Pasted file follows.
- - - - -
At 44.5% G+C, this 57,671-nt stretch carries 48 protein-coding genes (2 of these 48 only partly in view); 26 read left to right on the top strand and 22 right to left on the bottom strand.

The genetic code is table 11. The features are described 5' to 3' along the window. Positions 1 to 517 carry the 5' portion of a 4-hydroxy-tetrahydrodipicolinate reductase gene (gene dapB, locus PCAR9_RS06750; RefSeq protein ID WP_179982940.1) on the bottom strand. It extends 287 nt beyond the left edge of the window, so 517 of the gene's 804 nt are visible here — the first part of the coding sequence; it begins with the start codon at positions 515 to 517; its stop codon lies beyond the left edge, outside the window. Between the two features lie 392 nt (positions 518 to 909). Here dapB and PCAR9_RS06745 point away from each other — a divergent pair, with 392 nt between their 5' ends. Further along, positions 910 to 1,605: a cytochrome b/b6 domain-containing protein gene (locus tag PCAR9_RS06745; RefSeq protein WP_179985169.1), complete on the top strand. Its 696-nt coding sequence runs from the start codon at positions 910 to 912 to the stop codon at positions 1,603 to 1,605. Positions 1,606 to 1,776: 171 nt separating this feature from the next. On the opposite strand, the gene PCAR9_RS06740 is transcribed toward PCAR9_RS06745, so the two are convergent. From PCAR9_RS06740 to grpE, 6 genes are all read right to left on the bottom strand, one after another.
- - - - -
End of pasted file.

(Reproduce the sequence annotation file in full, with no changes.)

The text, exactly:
At 44.5% G+C, this 57,671-nt stretch carries 48 protein-coding genes (2 of these 48 only partly in view); 26 read left to right on the top strand and 22 right to left on the bottom strand.

The genetic code is table 11. The features are described 5' to 3' along the window. Positions 1 to 517 carry the 5' portion of a 4-hydroxy-tetrahydrodipicolinate reductase gene (gene dapB, locus PCAR9_RS06750; RefSeq protein ID WP_179982940.1) on the bottom strand. It extends 287 nt beyond the left edge of the window, so 517 of the gene's 804 nt are visible here — the first part of the coding sequence; it begins with the start codon at positions 515 to 517; its stop codon lies beyond the left edge, outside the window. Between the two features lie 392 nt (positions 518 to 909). Here dapB and PCAR9_RS06745 point away from each other — a divergent pair, with 392 nt between their 5' ends. Further along, positions 910 to 1,605: a cytochrome b/b6 domain-containing protein gene (locus tag PCAR9_RS06745; RefSeq protein WP_179985169.1), complete on the top strand. Its 696-nt coding sequence runs from the start codon at positions 910 to 912 to the stop codon at positions 1,603 to 1,605. Positions 1,606 to 1,776: 171 nt separating this feature from the next. On the opposite strand, the gene PCAR9_RS06740 is transcribed toward PCAR9_RS06745, so the two are convergent. From PCAR9_RS06740 to grpE, 6 genes are all read right to left on the bottom strand, one after another.